Shoot People Pictures
By Bob Krist
By Andrew Hudson Published: August 18, 2011 Updated: May 3, 2013
One of the most common shortcomings in amateur travel photography is the lack of people pictures. Frame after frame of architecture and landscapes may be fine if architects and landscapers make up your audience, but most people want to see pictures of other people.
Shyness is the main excuse for not photographing people in your travels. Here are a few ways to overcome that shyness and break the ice.
Look for subjects with whom you naturally interact during your travels. People in the hospitality industry — waiters, doormen, bellhops, taxi drivers, even the friendly cop who gives you directions — are usually easy to approach and more than happy to pose for a quick picture. If you’re out on the street or an outdoor market, vendors are usually amenable to a picture, especially if you buy some of their wares (it doesn’t have to be expensive — a hot dog, a few pieces of fruit, a small souvenir).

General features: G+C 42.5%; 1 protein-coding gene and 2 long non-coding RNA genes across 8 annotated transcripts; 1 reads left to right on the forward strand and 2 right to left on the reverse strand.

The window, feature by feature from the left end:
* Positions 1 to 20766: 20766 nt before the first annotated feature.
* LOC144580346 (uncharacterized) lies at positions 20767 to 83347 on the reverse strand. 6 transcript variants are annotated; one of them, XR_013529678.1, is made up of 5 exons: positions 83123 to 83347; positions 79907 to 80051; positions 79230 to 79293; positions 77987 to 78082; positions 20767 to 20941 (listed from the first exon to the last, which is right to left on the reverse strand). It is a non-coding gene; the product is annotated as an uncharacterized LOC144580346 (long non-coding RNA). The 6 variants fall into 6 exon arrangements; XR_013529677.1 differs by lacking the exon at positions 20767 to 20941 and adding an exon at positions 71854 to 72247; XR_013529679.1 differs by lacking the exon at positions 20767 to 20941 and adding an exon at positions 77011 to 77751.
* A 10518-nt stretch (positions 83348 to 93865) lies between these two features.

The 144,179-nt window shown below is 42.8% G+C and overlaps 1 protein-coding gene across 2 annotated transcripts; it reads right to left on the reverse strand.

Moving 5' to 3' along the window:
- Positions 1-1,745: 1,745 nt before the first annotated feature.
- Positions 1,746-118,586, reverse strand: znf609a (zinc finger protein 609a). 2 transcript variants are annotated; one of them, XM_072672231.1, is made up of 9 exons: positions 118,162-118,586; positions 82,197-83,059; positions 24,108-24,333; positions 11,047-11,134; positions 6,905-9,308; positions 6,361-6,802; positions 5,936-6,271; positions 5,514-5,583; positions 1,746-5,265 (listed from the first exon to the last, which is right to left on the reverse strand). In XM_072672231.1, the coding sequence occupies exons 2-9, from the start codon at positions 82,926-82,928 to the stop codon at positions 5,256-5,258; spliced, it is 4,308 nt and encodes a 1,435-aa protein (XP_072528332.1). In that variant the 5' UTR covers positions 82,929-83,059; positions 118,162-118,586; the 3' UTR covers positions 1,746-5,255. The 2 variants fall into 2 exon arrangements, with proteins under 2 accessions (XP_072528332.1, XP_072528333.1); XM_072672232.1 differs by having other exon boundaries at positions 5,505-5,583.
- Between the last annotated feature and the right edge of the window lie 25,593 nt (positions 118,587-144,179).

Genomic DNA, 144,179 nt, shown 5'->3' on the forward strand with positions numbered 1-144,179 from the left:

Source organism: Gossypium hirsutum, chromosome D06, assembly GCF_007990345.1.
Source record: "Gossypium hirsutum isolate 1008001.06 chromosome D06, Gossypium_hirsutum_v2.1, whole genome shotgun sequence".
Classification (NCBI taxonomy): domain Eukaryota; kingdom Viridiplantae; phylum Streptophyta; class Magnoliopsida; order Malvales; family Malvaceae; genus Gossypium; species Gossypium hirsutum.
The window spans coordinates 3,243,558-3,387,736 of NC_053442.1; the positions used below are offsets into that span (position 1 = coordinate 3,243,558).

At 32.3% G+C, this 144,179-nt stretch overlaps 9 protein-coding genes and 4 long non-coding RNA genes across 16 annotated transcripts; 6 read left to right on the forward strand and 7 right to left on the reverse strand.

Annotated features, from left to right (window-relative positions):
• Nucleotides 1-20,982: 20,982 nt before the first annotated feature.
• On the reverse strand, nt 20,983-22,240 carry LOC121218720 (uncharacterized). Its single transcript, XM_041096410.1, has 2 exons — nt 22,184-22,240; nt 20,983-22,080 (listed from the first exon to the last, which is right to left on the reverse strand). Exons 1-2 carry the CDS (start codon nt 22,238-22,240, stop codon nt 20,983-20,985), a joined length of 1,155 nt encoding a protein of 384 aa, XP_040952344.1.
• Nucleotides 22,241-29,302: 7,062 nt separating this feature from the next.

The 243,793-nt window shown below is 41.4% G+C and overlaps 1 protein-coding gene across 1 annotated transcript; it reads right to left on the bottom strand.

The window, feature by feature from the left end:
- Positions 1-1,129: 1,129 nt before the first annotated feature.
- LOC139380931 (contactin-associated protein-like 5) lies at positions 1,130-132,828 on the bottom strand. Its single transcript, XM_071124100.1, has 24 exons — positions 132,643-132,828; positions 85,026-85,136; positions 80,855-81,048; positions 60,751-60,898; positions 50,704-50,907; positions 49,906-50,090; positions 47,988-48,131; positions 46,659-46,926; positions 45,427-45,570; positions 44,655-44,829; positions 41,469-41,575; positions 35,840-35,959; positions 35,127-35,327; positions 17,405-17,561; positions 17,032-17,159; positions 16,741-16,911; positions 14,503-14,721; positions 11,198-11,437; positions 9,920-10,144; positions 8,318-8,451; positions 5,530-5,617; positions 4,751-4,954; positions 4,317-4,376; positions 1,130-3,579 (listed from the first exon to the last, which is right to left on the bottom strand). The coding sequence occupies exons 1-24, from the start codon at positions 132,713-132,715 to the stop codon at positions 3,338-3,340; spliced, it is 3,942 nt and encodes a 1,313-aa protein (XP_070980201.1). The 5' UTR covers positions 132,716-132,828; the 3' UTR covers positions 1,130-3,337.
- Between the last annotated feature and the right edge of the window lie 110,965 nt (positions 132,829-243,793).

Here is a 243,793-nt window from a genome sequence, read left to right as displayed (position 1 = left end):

Street entertainers and artists also make great photo subjects, as their acts and art work are colorful and lively. Since these folks make their living in tips, it’s appropriate to offer one if you are going to take a few pictures.
Despite what the “rules” say, you don’t have to use a medium telephoto to shoot all of your people pictures. Sure, that focal length is great for headshots. But you’ll want to do some environmental portraits, showing both the subject and his surroundings, with a wide angle lens too. Remember to keep chatting with your subject as you are shooting to keep his or her interest. If you fall into dead silence, or if you spend an undue amount of time fiddling with your cameras, your subject will glaze over, and the resulting pictures will suffer.
Copyright 2006–2011 Bob Krist. Reproduced with permission. No Internet reproduction or other usage permitted. For more information send an email. Bob’s next book will be PhotoSecrets Travel Photography.